where Ch1i,coloc is the fluorescence intensity of Alexa488-MH3-B1/rGel in each pixel where the intensity of LTR is above threshold, and ΣCh1i is the sum of Alexa488-MH3-B1/rGel pixel intensities above threshold in the cells. A threshold was set above the noise level for each chromophore, and was determined by imaging control cells in the absence of LTR and PS. The same threshold was used in all cells [27].

The Pearson’s correlation coefficient (PCC) was used to calculate the correlation between the fluorescence intensity of Alexa488-MH3-B1/rGel and LTR where a value of 1 represents 100 % positive correlation, 0 indicates no correlation and -1 represents a total negative correlation formulated by:


where Ch1i and Ch2i is the fluorescence intensity from Alexa488-MH3-B1/rGel and LTR in each pixel, respectively, and Ch1avg and Ch2avg are the average intensity values of the two chromophores [27]. All calculations were made from nine measured cells from three independent experiments.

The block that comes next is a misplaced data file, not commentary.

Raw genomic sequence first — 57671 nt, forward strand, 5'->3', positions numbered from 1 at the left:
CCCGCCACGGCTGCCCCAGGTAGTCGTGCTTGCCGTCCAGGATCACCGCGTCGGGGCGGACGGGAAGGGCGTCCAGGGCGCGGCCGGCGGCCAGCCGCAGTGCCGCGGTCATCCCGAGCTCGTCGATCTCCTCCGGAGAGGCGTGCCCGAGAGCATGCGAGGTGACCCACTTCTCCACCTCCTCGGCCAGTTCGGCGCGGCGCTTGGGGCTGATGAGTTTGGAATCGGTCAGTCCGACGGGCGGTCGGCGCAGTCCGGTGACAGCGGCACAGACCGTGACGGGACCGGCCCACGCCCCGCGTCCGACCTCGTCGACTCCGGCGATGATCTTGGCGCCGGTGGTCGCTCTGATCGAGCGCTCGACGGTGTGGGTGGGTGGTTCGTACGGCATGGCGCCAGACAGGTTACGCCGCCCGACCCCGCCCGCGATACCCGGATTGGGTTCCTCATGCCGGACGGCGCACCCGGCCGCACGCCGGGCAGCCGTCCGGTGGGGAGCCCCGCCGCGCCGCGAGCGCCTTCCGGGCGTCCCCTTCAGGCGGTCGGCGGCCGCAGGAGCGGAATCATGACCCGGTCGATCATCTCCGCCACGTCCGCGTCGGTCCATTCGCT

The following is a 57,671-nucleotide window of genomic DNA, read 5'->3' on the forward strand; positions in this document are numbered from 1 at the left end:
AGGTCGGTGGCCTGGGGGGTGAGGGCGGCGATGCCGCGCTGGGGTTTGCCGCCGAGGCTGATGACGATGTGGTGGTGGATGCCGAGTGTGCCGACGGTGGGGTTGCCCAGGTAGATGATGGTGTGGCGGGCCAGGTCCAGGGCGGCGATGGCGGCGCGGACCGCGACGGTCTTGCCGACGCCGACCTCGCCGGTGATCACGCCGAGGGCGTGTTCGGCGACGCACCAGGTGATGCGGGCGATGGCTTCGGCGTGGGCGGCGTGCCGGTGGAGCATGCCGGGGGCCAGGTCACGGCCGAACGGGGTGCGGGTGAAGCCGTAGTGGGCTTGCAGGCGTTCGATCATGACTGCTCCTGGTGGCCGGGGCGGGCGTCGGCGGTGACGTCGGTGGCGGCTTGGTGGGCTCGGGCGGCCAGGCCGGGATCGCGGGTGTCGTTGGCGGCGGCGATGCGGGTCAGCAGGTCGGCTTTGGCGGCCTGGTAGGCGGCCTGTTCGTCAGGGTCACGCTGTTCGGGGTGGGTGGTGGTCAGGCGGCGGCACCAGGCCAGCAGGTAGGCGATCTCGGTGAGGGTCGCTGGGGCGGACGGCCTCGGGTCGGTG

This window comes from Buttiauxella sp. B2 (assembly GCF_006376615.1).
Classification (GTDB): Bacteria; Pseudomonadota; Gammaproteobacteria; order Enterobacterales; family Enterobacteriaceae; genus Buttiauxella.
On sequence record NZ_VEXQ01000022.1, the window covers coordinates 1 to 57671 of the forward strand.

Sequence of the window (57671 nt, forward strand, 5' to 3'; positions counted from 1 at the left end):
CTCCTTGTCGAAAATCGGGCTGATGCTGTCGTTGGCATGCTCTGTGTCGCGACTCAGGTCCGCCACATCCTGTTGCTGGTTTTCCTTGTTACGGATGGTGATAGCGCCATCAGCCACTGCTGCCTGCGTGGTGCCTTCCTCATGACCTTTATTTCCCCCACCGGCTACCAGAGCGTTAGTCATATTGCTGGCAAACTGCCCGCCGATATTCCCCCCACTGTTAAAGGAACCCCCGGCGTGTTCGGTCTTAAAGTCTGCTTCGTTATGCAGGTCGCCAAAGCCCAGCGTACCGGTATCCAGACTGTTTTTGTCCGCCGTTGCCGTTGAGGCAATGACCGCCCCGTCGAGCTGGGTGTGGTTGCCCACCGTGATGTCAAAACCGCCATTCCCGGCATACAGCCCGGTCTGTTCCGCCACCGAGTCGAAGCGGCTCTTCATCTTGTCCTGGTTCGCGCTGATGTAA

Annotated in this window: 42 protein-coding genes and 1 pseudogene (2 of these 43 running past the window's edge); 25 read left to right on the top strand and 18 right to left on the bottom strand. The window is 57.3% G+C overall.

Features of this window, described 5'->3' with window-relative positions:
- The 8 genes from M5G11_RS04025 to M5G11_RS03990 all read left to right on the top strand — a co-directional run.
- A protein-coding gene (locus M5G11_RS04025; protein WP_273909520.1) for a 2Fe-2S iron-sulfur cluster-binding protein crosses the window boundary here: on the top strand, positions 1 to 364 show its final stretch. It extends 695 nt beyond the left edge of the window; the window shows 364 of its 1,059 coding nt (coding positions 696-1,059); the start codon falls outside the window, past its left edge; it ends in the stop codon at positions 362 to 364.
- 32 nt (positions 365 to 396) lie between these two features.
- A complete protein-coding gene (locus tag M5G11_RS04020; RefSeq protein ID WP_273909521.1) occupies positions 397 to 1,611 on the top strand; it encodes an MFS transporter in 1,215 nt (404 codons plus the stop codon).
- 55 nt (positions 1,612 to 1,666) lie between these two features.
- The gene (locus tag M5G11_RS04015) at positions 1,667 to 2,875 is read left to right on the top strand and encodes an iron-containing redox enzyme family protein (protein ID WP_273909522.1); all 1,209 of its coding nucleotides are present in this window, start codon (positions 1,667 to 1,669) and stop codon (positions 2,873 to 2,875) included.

PCI of MH3-B1/rGel in vivo

All handling of animals were performed according to standards set by the institutional animal care and use committee, in compliance with the Norwegian Animal Research Authority’s guidelines. Cultured subconfluent SKOV-3 cells were injected subcutaneously on the left leg of Hsd:Athymic Nude-Foxn1nu female mice (5x106 cells/animal). At a tumor size of 75-225 mm3, the mice were randomly assigned to 4 treatment groups; no treatment, MH3-B1/rGel, photochemical treatment and PCI of MH3-B1/rGel. The PS TPCS2a was administered intravenously at 5 mg/kg 72 hrs prior to light exposure and 2 mg/kg (100 µl of 0.534 mg/ml stock solution) of MH3-B1/rGel was injected intravenously 24 hrs or 48 hrs before light exposure. Tumors were illuminated by a 652 nm diode laser (CeramOptec GmbH, Bonn, Germany) equipped with a laserfiber (Medlight SA, Ecublens, Switzerland) at an irradiance of 90 mW cm-2 and a total dose of 20 J cm-2. Sevoflurane inhalation gas was used as an anesthetic during light exposure and body temperature was maintained by placing the animal on a water-heated plate. The mice were covered by aluminum foil during light exposure, exposing only the tumor area and a ~2 mm margin to light. Tumor volume, measured by a caliper, and weight were monitored 2-3 times a week. Tumor volume was calculated by the equation; 0.5 x L x W2 (L = length and W = width of tumor). Animals were euthanized by cervical dislocation when tumor volume exceeded 1000 mm3.